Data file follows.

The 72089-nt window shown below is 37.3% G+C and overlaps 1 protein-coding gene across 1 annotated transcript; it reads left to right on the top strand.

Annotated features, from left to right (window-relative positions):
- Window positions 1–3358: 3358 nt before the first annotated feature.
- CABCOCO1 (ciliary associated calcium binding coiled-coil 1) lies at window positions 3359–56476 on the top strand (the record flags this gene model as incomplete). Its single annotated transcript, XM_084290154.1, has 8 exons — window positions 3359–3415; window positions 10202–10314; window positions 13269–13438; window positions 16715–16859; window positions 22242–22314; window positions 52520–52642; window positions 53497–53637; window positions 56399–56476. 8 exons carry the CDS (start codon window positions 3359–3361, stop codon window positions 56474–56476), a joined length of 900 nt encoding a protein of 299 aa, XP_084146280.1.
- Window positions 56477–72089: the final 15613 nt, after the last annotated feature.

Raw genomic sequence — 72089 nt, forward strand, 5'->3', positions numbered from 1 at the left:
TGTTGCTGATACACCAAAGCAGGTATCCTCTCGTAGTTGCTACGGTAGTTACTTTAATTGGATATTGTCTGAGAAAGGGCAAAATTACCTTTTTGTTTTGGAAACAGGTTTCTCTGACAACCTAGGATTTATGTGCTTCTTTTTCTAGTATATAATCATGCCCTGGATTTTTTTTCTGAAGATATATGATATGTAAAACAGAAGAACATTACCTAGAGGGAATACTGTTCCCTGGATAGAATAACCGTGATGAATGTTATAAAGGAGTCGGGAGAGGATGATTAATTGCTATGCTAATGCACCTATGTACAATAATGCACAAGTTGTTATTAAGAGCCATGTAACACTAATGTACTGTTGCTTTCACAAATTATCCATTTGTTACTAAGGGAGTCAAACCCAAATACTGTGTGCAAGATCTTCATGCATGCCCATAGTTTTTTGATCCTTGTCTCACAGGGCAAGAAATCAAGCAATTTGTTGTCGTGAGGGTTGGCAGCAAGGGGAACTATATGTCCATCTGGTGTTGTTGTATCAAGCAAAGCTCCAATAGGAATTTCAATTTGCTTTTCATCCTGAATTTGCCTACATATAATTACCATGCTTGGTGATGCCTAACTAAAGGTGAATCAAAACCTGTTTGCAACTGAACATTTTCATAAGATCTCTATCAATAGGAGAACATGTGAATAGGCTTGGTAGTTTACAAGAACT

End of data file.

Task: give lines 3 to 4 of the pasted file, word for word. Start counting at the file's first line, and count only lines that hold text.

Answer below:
- Window positions 1–3358: 3358 nt before the first annotated feature.
- CABCOCO1 (ciliary associated calcium binding coiled-coil 1) lies at window positions 3359–56476 on the top strand (the record flags this gene model as incomplete). Its single annotated transcript, XM_084290154.1, has 8 exons — window positions 3359–3415; window positions 10202–10314; window positions 13269–13438; window positions 16715–16859; window positions 22242–22314; window positions 52520–52642; window positions 53497–53637; window positions 56399–56476. 8 exons carry the CDS (start codon window positions 3359–3361, stop codon window positions 56474–56476), a joined length of 900 nt encoding a protein of 299 aa, XP_084146280.1.